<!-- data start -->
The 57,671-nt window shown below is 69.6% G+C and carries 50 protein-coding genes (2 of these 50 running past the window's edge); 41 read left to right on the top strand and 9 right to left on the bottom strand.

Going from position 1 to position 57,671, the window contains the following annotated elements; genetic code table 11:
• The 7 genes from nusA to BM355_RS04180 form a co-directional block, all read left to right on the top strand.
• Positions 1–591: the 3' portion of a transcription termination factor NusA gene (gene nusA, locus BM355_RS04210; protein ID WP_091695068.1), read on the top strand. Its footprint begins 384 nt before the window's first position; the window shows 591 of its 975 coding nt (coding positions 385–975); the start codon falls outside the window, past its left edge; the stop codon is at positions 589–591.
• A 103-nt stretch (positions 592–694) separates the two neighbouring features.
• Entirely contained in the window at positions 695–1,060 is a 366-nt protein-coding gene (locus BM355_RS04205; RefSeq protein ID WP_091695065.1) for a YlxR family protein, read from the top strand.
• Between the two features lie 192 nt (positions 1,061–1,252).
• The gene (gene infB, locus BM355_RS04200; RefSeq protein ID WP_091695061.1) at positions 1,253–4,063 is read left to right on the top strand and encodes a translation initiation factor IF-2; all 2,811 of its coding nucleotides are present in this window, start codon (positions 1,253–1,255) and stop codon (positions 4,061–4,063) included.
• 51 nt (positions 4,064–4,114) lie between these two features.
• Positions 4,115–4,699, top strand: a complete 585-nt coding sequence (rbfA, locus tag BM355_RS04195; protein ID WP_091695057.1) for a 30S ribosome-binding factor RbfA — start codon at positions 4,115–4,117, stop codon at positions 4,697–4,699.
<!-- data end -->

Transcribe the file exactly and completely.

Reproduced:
The 57,671-nt window shown below is 69.6% G+C and carries 50 protein-coding genes (2 of these 50 running past the window's edge); 41 read left to right on the top strand and 9 right to left on the bottom strand.

Going from position 1 to position 57,671, the window contains the following annotated elements; genetic code table 11:
• The 7 genes from nusA to BM355_RS04180 form a co-directional block, all read left to right on the top strand.
• Positions 1–591: the 3' portion of a transcription termination factor NusA gene (gene nusA, locus BM355_RS04210; protein ID WP_091695068.1), read on the top strand. Its footprint begins 384 nt before the window's first position; the window shows 591 of its 975 coding nt (coding positions 385–975); the start codon falls outside the window, past its left edge; the stop codon is at positions 589–591.
• A 103-nt stretch (positions 592–694) separates the two neighbouring features.
• Entirely contained in the window at positions 695–1,060 is a 366-nt protein-coding gene (locus BM355_RS04205; RefSeq protein ID WP_091695065.1) for a YlxR family protein, read from the top strand.
• Between the two features lie 192 nt (positions 1,061–1,252).
• The gene (gene infB, locus BM355_RS04200; RefSeq protein ID WP_091695061.1) at positions 1,253–4,063 is read left to right on the top strand and encodes a translation initiation factor IF-2; all 2,811 of its coding nucleotides are present in this window, start codon (positions 1,253–1,255) and stop codon (positions 4,061–4,063) included.
• 51 nt (positions 4,064–4,114) lie between these two features.
• Positions 4,115–4,699, top strand: a complete 585-nt coding sequence (rbfA, locus tag BM355_RS04195; protein ID WP_091695057.1) for a 30S ribosome-binding factor RbfA — start codon at positions 4,115–4,117, stop codon at positions 4,697–4,699.